Roman Emperor Marcus Aurelius [Marcus Aurelius Antoninus Augustus; 26 April 121 – 17 March 180] believed that the barbarian groups beyond the Rhine and the Danube had been allowed too much freedom of action while three of the regional legions had been fighting in the east. Indeed, both archaeological evidence and the scant literary sources suggest that the balance of tribal power beyond the middle Danube and in Bohemia had changed dramatically around this time, though for reasons that remain obscure. Relative imperial neglect probably played a part, allowing unexpected and undesirable violence to break out. Authorised warfare between tribal clients was a healthy part of Roman policy as it created a managed instability that prevented any one group from becoming too powerful and channelled the excess energy of martial societies away from Rome and towards one another. But unauthorised warfare beyond the northern frontier was something different: without sufficient Roman oversight or surveillance, it might rapidly flare up into something more threatening. Defeated war bands, occasionally whole tribes, might try to seek refuge in the empire, and while that was often a desirable way of bringing new farmers and soldiers into the empire, it only worked when such population movements could be controlled.
Nowadays Rome’s European frontiers, with their ‘Germanic’ barbarians, loom disproportionately large in the historical imagination, both popular and scholarly: the frontier is often imagined as a breakwater against which barbarian tides lapped endlessly across centuries until the dam burst and the empire fell. In fact, the political dynamics on the Rhine and Danube frontiers were similar to those in Africa, Arabia, Britain and wherever the socially more complex and technologically more sophisticated empire confronted tribal groups whose power structures rarely stayed stable for long. For those neighbours, the empire was a juggernaut towering on the horizon. Roman actions, and fear of Roman actions, shaped the decisions of barbarian elites everywhere, even those at three or four removes from the frontier itself. The churning landscape just beyond the European and African frontiers was as much a product of Rome as the barbarians: even the smallest Roman expedition could wipe out whole sections of a population, lay waste to years’ worth of seed grain and stockpiled wealth and render a group’s homeland uninhabitable. When the empire was distracted, it presented an opportunity. Not to correct the immeasurable disparity in power, that could never happen; rather to seize momentarily a small piece of Roman prosperity, accessible along well-built roads leading deep into the imperial provinces. To do so was worth the inevitable and often devastating response. We have no idea what was happening beyond the Danube frontier when some of its garrison legions were detached to the Parthian War. But the return of the legions either directly provoked a violent response or triggered an outbreak of intertribal violence that drove a medium-sized barbarian army into Pannonia.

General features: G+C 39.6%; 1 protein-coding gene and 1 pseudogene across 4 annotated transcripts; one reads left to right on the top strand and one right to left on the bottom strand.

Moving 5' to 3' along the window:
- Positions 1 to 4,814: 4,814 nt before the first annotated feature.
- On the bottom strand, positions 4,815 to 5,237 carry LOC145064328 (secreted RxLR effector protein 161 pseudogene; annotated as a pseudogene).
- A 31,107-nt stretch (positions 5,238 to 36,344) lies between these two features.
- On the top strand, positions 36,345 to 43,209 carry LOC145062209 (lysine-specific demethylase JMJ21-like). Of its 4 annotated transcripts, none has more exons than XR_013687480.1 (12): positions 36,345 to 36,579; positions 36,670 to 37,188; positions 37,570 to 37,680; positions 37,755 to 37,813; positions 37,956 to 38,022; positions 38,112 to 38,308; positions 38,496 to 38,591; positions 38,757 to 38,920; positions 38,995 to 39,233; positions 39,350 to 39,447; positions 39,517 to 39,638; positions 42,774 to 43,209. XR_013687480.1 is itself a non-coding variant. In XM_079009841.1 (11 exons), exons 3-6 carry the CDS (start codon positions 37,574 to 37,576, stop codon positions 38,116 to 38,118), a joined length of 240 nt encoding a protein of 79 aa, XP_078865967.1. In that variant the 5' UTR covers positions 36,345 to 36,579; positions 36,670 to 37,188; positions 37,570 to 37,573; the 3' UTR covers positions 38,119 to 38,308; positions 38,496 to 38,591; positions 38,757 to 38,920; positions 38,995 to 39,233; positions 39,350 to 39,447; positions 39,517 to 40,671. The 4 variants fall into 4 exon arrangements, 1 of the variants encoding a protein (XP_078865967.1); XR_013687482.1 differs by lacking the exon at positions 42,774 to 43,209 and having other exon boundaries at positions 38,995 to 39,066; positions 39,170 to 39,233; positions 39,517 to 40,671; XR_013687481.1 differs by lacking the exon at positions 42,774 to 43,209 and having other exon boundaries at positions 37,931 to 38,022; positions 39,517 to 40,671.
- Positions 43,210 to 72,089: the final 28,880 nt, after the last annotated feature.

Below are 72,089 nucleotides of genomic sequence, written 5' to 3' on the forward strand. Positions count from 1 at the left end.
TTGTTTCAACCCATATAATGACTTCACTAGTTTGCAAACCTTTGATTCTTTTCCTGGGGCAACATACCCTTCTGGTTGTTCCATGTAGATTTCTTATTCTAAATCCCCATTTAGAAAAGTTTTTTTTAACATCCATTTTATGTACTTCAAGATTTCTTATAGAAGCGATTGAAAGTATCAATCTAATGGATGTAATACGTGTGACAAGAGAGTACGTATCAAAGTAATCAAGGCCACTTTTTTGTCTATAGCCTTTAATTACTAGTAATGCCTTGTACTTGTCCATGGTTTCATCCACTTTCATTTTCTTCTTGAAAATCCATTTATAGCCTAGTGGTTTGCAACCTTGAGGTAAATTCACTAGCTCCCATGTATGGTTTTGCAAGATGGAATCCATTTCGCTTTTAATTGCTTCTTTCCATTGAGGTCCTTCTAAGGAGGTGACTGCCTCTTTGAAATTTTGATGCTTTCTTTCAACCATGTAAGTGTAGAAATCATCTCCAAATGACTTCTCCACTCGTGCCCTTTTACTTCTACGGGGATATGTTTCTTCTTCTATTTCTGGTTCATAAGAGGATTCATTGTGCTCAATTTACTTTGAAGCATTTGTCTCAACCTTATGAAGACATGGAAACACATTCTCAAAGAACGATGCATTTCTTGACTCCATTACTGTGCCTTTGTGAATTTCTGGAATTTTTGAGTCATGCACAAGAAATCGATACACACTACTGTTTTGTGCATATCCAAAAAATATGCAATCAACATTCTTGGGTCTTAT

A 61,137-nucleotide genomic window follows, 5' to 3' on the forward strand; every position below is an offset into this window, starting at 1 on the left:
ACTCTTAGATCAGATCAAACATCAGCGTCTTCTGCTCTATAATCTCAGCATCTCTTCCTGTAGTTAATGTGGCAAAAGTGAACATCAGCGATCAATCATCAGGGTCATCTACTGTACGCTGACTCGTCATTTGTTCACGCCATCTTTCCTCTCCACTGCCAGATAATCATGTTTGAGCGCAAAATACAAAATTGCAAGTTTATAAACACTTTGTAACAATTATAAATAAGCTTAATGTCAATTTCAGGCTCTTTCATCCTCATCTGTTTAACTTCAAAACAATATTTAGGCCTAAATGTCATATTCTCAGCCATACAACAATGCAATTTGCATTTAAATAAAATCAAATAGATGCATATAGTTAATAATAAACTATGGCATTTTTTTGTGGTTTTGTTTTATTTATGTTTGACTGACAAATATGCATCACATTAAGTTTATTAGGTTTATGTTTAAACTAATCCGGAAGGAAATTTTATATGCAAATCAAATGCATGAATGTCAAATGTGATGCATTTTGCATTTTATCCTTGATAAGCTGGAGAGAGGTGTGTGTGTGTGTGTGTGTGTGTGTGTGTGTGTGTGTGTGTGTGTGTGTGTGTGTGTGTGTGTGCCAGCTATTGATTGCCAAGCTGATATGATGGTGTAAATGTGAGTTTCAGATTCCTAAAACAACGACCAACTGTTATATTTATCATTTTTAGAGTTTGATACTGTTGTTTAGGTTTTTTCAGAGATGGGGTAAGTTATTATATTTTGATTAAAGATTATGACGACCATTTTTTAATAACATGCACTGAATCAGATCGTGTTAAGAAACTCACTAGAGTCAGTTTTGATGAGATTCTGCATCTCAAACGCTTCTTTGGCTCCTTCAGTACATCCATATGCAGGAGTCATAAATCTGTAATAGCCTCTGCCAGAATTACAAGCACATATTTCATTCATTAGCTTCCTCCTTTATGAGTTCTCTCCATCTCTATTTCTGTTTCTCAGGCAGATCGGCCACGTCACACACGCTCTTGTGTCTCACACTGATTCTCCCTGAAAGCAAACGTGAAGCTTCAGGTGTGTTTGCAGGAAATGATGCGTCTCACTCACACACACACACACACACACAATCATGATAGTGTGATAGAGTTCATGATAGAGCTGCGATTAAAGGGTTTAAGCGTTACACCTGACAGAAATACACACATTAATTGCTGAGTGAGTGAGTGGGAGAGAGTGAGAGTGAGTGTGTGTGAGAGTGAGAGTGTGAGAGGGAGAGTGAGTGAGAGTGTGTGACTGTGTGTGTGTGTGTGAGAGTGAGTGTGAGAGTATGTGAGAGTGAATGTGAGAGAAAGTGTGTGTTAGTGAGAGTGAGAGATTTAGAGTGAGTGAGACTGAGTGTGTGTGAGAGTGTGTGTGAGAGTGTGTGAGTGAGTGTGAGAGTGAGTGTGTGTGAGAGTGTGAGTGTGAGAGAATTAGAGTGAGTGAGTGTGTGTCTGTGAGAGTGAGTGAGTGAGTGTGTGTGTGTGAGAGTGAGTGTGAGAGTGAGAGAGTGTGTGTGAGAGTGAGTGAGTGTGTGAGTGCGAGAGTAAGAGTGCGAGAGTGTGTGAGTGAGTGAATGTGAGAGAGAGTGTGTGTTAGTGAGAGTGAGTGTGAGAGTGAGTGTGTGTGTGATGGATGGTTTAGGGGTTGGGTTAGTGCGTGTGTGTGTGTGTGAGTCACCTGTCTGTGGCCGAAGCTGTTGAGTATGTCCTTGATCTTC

Marcus’s response was determinedly punitive. Iallius Bassus, who had been with Lucius on the eastern campaigns, was made governor of Pannonia Superior, traditionally the most senior command on the Rhine–Danube frontier. At the same time, a man named Tiberius Claudius Pompeianus first enters the historical record as the governor of Pannonia Inferior. Pompeianus is a remarkable example of the way in which the oligarchic elite that dominated imperial government could open itself to conspicuous talent. Pompeianus was the son of a minor equestrian official from Antioch in Syria, a part of the Hellenistic east that had as yet launched very few of its native sons into the international elite of equestrian, let alone senatorial, government. On his personal merits alone, however, Pompeianus would go on to enter the senate, becoming a special friend of Marcus, marrying into the imperial family and remaining a central figure in Roman politics for the rest of the century.